A PSL undertaking is in principle the responsibility of an 'owner' of 'client', or the owner's representative. However, nothing prevents a stakeholder, either current or forthcoming, to propose a PSL to the owner as part, for instance, of the engineering design in a proposal.

1.2 - PSL Workbook

The PSL Toolbox provides a pre-established framework for guiding those responsible for a project or programme: they must make choices within the PSL framework, justify the choices and keep track of the justification.

The main tool is the PSL Workbook, an Excel workbook made up of several worksheets (sometimes called tables or spreadsheets).

The PSL Workbook worksheets correspond to the each of the steps needed to ensure that the PSL process provides the rigour needed to ensure:

  • a thorough analysis of the sustainability issues and objectives;
  • that an important aspect has not been overlooked;
  • flexibility for adapting to any eventuality by directing attention towards the phases, aspects of the project or programme and impacts that are the most relevant for sustainable development.

PSL Workbook worksheets therefore record:

Identification of the main issues for sustainable development relating to a project or programme (either envisaged or existing).
Ranking of the sustainability issues in terms of their importance for each particular option.
Definition of the objectives for each of the issues, together with the procedure to evaluate outcomes which may eventually use recognised reference frameworks (standards, certification, etc.) to provide benchmarks.
Implementation of actions to ensure that objectives are met and applicable during every phase in the life of each component of the project or programme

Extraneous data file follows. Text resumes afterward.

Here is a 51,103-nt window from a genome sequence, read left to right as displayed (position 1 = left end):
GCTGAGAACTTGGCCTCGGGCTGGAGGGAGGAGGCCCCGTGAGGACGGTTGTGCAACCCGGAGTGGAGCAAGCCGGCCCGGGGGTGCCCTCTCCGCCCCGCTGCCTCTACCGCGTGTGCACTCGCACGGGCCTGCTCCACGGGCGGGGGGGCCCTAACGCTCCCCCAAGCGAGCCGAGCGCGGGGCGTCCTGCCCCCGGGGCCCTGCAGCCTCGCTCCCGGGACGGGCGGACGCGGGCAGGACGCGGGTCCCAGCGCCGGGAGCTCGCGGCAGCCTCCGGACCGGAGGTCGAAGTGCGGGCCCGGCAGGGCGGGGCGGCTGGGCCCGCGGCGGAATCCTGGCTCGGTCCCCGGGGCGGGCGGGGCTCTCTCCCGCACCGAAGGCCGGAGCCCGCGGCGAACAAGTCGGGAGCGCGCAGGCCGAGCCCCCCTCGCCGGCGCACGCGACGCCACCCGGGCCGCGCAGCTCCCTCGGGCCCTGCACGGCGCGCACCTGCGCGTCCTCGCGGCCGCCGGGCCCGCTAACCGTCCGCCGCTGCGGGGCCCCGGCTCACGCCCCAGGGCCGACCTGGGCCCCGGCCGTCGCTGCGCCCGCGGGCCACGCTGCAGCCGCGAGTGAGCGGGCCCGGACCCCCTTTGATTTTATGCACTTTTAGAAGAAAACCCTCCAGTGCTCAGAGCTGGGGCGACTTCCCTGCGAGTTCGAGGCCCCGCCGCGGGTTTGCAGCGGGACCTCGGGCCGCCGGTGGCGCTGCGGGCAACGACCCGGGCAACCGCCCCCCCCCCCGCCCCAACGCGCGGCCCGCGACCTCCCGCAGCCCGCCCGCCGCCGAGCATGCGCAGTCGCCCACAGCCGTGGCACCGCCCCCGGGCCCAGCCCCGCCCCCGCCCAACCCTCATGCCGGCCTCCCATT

Adoption of a monitoring and evaluation procedure for each action.

Once established, the PSL Workbook serves as reference document for all phases, from initial planning to construction or rennovation through to completion and maybe an eventual end-of-life phase. The Workbook

Provides a continuous and up-to-date record of the additions and adjustments that were made to meet changing site conditions and stakeholder concerns.
Provides an agreed common language for the various partners and stakeholders.
Defines a procedure for establishing additional sustainability objectives and issues for specific projects.
Facilitates reporting.
Helps the integration of assessments of components of a project or programme.
Ensures that logbooks developed for specific projects or programmes located in, for example, an urban area can be consolidated to monitor the global profile of the area, either fully or partially in terms of specific issues and objectives.

The PSL Workbook comprises three worksheets.

The Summary Worksheet - an updated description of the project or programme and the sustainable development challenges. It gives all the sustainability issues and objectives that have been identified to-date, organised by the sustainable development dimension and theme (the PSL Toolbox gives guidance for 63 themes covering four dimensions - governance; social/society; environment; economic). Comments and links to further information are entered for each theme to help users understand the main issues or objectives for a specific project or programme.
The Overall Monitoring Worksheet comprises a table listing the themes described in the Summary Worksheet. Each theme is treated as an issue or as an objective. For those themes that are judged to be important, the theme is designated in the worksheet as an issue or an objective and its priority is indicated. For example, an 'I' for 'Issue' is entered in a Priority 2 column for the issue 'Job creation' because job creation is judged to be an issue of medium priority that will be monitored. The table is completed by entering for each prioritised issue or objective the: <ul><li>reference framworks that are taken into consideration;</li><li>expected performance;</li><li>assessment methodology.</li></ul>
Worksheets to monitor the implementation and operation of the PSL during each phase (planning; design; construction; operation; end-of-life) carry forward the issues or objectives prioritised in the overall worksheet. These worksheets summarise a schedule of documents comprising a list of reference frameworks and the procedures that are used for their evaluation, records detailing changes and statements of earlier measures and indeed any document which is useful for maintaining the Logbook. The worksheets record:<ul><li>operational response;</li><li>parameters and indicators being used;</li><li>outcomes.</li></ul>